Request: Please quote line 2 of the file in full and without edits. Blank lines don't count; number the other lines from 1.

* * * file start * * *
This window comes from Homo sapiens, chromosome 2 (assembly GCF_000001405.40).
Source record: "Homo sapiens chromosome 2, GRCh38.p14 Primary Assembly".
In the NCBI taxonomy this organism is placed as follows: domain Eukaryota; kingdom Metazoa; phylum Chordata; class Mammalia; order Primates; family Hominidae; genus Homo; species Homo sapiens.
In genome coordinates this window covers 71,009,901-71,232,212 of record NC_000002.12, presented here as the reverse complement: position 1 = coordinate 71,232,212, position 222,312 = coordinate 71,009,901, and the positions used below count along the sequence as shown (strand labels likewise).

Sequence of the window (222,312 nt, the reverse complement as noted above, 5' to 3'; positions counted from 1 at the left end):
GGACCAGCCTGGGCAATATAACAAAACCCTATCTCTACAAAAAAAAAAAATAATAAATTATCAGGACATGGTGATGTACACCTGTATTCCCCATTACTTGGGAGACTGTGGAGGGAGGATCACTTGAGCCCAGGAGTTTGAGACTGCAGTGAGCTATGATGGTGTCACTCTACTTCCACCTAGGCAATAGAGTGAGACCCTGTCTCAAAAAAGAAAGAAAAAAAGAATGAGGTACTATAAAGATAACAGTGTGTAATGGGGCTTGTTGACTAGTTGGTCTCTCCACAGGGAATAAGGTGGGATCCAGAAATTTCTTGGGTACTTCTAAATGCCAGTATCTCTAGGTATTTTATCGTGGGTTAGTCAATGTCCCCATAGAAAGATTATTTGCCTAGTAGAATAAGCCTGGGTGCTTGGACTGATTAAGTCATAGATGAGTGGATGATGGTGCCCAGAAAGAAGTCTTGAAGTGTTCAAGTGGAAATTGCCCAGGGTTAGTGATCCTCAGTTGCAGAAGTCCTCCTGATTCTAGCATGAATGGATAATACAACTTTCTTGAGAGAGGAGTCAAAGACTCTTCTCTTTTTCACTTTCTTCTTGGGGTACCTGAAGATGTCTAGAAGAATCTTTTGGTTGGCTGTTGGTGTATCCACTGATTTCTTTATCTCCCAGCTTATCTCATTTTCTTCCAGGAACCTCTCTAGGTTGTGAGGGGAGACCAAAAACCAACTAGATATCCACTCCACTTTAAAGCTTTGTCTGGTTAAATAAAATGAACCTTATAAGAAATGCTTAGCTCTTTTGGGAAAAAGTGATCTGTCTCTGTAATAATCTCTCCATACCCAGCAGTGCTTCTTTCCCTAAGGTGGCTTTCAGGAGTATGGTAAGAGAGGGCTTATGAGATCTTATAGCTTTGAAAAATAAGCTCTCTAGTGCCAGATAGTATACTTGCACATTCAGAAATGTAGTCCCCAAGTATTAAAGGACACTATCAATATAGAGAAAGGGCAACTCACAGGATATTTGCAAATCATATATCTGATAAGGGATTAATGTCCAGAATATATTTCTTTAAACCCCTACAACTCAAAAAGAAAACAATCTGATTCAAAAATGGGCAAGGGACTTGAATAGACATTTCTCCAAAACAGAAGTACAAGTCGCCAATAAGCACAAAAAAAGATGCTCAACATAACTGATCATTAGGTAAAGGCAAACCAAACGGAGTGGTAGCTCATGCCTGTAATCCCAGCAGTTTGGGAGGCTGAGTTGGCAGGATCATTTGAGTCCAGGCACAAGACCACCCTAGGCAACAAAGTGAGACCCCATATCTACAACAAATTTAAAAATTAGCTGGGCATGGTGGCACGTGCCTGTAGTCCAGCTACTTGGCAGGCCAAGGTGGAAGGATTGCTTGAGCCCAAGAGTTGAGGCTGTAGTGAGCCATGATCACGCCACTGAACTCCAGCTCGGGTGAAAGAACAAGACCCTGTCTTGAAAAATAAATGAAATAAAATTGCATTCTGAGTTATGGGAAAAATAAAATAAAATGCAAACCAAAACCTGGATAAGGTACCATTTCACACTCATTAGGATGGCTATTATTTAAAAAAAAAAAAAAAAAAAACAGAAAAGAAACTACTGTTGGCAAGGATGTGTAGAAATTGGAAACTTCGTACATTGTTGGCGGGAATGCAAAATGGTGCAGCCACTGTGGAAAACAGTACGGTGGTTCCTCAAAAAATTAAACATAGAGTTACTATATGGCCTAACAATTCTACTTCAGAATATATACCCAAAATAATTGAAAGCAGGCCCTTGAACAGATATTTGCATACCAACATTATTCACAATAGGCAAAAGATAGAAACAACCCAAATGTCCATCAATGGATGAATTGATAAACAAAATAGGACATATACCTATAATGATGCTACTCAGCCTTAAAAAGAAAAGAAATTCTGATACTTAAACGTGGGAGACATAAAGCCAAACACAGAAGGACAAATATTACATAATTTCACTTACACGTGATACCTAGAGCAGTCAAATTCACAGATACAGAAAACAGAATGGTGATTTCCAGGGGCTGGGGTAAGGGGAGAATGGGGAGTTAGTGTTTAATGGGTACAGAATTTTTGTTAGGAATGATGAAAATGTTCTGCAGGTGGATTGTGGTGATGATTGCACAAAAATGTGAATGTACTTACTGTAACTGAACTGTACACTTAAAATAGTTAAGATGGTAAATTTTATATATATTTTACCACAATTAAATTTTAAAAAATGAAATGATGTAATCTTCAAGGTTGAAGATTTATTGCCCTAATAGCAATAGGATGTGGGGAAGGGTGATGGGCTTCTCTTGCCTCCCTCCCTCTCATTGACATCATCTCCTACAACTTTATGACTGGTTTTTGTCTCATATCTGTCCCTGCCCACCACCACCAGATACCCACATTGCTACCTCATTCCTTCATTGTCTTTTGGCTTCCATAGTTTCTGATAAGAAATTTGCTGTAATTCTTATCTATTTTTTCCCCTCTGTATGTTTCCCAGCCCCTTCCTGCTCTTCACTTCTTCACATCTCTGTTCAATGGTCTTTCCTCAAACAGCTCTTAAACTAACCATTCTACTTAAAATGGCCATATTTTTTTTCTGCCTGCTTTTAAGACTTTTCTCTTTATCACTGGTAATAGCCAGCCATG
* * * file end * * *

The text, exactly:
Source record: "Homo sapiens chromosome 2, GRCh38.p14 Primary Assembly".